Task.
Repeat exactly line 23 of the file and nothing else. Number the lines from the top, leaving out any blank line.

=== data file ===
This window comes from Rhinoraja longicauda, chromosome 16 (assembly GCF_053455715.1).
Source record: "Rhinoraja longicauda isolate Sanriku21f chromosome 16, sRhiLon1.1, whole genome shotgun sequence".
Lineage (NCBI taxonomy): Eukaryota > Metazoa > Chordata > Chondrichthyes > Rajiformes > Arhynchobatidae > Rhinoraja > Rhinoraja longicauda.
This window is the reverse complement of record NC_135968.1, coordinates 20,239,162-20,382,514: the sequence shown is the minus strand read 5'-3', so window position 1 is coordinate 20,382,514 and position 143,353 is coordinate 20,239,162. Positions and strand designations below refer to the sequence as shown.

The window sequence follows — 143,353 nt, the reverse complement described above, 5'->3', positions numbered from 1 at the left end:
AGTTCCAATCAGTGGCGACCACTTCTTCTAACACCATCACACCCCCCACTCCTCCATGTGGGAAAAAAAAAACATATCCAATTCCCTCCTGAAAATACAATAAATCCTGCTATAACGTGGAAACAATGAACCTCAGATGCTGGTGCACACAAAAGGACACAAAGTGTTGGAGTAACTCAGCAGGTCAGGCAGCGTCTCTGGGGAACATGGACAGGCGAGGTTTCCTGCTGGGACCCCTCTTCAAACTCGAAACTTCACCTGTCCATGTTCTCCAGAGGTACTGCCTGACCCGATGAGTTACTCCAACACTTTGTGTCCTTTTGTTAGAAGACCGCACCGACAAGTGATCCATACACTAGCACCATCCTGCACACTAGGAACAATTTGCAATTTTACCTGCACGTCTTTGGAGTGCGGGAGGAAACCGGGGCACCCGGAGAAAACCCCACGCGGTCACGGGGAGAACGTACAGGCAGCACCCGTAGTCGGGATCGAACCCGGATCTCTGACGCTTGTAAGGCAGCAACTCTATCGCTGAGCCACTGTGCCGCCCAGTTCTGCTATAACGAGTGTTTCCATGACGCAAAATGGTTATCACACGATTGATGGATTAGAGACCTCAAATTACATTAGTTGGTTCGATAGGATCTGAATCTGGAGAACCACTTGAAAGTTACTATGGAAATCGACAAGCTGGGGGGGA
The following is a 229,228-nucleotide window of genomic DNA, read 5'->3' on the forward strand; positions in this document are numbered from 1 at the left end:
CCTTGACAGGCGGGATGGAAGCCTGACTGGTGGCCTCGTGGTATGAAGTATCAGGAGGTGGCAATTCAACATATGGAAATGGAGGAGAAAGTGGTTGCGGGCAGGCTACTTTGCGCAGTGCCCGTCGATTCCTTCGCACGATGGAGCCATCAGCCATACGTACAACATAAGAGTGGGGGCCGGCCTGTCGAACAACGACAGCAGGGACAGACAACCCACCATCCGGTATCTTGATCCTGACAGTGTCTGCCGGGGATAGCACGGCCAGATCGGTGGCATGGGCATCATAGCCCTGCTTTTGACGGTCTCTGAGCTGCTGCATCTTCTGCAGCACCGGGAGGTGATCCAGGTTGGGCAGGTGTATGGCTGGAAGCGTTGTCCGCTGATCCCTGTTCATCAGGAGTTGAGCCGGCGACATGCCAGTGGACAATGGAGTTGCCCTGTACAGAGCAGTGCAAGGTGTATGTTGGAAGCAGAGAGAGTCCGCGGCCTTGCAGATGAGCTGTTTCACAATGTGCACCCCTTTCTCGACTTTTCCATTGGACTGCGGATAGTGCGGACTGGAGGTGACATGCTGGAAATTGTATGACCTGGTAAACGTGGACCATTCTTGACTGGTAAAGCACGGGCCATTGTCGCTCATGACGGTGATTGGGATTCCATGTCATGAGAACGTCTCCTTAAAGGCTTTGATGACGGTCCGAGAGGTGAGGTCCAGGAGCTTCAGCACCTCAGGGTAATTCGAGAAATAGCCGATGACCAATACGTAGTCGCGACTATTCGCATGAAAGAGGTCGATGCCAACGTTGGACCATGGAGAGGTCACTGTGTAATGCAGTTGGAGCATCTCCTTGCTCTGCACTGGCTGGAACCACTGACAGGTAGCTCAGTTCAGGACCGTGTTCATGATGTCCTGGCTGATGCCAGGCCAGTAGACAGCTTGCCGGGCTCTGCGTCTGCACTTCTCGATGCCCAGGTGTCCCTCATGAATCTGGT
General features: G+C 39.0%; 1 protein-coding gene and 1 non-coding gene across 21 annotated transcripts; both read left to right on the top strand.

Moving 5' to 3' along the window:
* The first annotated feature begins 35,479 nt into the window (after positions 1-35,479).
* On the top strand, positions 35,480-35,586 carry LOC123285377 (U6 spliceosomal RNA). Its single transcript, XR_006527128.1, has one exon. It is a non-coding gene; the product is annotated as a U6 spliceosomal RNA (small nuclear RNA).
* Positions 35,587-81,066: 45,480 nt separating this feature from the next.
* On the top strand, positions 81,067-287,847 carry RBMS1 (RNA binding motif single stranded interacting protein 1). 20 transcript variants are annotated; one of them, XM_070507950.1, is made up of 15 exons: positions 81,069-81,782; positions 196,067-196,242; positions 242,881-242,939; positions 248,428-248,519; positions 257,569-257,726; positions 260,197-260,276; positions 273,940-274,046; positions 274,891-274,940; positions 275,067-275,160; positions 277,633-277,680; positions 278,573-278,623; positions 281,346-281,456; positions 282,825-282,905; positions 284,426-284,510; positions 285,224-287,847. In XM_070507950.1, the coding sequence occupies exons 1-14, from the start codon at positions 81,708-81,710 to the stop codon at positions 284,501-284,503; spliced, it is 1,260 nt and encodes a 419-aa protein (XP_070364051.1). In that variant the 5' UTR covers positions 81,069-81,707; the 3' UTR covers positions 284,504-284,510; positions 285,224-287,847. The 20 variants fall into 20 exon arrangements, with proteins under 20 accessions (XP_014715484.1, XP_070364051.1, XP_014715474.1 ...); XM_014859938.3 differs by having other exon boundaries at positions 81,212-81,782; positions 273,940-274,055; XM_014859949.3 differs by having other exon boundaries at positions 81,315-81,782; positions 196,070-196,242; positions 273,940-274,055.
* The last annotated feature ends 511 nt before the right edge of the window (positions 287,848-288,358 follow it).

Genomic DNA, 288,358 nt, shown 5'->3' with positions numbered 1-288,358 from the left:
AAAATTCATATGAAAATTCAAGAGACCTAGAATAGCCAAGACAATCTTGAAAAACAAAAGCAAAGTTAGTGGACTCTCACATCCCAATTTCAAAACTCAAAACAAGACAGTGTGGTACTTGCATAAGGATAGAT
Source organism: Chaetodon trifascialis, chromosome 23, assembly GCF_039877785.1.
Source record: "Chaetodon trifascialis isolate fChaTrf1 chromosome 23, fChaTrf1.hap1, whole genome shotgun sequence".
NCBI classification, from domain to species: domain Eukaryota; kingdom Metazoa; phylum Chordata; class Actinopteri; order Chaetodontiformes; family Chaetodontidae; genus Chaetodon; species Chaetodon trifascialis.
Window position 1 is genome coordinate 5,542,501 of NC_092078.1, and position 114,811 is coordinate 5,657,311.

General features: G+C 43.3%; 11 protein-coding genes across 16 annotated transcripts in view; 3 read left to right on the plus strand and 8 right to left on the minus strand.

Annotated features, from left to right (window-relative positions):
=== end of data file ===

Annotated features, from left to right (window-relative positions):